Early results from nationwide bulk milk testing for Mycoplasma bovis suggests eradication remains possible, the Ministry for Primary Industries says.
To date, more than 51,000 of approximately 70,000 tests have been completed and only three farms have been confirmed to have the cattle disease. Testing to date reinforces the theory the country is facing a single strain of the bacterial infection that affects cows.
"All three properties were already part of our tracing programme and they all have previously known links to the disease. One of these properties was under surveillance and the other two were about to go under surveillance," said MPI Mycoplasma bovis director Geoff Gwyn.
The disease was first detected in a dairy herd in South Canterbury in July 2017, marking the first known outbreak in New Zealand. In May this year, the government announced it would attempt a 'phased eradication', at an estimated cost of $886 million over 10 years.
Phased eradication involves ongoing depopulation and includes any new infected properties. If successful, it will be a world first.
At the time, the government said a further round of national bulk milk surveillance testing was scheduled in spring. It planned to assess the operation based on that and other information in late 2018 or early 2019.
Under the testing programme, milk samples from every New Zealand dairy farm are being taken shortly after calving, when cows are most likely to be shedding the bacterium. For each farm, the first sample was collected around four weeks from the start of milk supply. Samples are then collected every two weeks, with a total of six samples from each farm.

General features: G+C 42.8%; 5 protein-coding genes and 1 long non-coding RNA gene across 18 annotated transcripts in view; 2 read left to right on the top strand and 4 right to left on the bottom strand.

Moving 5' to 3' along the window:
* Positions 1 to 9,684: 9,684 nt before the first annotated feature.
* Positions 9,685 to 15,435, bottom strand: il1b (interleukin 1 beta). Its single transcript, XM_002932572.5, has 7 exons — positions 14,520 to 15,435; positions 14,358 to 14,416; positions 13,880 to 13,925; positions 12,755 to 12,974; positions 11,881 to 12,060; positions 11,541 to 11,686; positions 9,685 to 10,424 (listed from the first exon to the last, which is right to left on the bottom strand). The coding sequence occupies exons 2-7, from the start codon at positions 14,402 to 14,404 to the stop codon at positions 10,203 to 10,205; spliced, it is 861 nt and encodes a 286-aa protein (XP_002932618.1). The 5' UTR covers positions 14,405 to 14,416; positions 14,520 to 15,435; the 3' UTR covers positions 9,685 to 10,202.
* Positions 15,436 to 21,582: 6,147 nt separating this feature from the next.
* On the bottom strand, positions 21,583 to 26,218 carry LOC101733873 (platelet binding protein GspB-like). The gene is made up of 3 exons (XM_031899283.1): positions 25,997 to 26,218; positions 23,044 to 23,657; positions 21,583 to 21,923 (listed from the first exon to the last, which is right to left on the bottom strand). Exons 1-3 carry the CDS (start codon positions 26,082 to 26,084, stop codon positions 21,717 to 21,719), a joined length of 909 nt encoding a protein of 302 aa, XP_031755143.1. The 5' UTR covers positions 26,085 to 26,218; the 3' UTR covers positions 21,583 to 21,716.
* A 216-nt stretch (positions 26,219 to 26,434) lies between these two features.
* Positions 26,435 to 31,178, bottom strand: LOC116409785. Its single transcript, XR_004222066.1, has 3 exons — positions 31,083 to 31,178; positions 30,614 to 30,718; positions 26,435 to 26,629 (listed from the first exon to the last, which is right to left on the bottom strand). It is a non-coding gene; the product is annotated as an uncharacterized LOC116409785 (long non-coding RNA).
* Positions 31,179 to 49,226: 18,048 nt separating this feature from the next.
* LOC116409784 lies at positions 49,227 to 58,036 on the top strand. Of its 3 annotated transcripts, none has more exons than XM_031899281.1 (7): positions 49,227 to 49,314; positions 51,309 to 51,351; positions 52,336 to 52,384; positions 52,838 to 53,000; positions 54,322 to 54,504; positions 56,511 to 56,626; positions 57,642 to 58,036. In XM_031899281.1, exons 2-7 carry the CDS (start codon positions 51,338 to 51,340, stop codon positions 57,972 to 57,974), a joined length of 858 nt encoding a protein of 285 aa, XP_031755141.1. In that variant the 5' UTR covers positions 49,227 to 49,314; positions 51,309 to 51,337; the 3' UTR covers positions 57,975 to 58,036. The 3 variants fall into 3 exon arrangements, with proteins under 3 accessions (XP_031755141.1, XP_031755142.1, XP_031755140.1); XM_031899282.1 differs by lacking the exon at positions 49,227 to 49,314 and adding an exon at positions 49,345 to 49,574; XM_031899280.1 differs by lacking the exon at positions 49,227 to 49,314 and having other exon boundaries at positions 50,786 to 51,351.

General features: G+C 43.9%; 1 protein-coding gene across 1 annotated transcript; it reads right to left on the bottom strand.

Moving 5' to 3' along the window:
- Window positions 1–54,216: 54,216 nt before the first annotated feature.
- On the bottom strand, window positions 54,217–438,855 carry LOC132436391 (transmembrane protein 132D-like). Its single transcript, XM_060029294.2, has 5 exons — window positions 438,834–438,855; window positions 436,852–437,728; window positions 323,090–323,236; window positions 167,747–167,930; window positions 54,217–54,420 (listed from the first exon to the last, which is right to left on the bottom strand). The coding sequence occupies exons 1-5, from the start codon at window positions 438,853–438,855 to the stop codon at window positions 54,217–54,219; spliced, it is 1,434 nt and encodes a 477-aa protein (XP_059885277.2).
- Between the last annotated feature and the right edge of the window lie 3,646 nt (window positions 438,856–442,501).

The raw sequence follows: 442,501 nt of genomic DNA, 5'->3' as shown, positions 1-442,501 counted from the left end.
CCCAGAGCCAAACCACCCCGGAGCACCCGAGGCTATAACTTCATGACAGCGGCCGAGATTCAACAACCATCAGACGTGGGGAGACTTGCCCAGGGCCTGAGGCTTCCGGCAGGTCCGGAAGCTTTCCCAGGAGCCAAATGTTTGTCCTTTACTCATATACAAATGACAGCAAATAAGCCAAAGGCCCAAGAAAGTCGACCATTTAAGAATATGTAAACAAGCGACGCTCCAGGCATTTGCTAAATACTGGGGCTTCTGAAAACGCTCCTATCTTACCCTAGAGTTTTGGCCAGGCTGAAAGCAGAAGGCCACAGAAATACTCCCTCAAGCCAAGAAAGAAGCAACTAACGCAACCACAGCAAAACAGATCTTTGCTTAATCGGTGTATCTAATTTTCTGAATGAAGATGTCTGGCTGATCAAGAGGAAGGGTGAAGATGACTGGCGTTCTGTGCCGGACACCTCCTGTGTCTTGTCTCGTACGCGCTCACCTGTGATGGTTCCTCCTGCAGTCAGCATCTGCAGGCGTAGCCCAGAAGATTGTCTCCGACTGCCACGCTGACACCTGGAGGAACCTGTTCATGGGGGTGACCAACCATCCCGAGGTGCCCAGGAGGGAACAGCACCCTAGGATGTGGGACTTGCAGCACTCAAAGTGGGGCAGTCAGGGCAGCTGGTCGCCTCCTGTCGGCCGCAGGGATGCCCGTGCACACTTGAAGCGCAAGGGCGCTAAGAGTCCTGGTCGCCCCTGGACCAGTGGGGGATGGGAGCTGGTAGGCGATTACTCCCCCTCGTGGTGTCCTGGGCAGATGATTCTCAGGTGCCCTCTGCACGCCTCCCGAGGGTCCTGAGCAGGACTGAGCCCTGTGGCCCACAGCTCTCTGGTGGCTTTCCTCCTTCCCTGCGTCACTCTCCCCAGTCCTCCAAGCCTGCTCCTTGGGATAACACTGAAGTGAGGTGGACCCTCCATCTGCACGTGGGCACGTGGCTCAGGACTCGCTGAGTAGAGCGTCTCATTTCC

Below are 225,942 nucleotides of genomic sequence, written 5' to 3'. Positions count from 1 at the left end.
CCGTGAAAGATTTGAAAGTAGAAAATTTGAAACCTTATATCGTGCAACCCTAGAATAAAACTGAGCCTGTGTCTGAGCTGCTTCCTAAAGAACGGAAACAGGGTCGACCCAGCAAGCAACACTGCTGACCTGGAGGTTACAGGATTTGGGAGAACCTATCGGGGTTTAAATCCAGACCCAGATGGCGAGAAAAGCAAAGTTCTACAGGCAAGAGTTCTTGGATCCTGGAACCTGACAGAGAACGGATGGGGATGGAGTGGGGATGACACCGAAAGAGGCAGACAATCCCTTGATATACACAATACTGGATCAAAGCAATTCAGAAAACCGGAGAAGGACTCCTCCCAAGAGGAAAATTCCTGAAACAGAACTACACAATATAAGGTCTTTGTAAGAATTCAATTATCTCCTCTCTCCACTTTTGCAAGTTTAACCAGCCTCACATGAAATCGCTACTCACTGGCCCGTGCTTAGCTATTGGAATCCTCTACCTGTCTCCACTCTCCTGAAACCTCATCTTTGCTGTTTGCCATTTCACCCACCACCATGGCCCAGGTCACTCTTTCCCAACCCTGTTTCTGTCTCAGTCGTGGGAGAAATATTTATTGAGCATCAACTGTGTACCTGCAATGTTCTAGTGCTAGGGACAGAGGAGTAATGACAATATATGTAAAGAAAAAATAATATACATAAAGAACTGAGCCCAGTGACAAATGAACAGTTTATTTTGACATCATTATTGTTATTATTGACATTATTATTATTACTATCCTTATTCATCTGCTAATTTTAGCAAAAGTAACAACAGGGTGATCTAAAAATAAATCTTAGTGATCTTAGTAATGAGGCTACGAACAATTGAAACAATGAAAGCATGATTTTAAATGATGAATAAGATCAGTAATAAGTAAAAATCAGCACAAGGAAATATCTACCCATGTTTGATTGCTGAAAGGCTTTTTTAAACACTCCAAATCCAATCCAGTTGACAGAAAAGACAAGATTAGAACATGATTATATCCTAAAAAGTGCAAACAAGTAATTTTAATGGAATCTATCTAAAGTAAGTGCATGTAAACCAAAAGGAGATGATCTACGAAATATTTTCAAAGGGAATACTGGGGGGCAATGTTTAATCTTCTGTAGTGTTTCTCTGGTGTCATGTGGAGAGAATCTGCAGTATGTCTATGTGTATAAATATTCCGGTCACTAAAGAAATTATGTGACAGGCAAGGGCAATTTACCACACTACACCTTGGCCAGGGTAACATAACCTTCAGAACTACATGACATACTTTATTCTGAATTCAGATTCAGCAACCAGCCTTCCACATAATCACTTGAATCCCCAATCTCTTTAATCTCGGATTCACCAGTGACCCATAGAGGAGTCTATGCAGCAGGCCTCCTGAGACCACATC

"The fact that we have confirmed Mycoplasma bovis on only three farms, and that all three of them were already on our radar, is encouraging," Gwyn said.
"It reinforces our belief that we are dealing with a single strain of Mycoplasma bovis, based on the available scientific evidence and our own work in the field."
Gwyn reiterated that he is confident "we are on the right path in terms of tracking down the disease and eradicating it from New Zealand."
Full results from the bulk milk testing are expected to be delivered to the majority of farmers in the North and South islands in early December.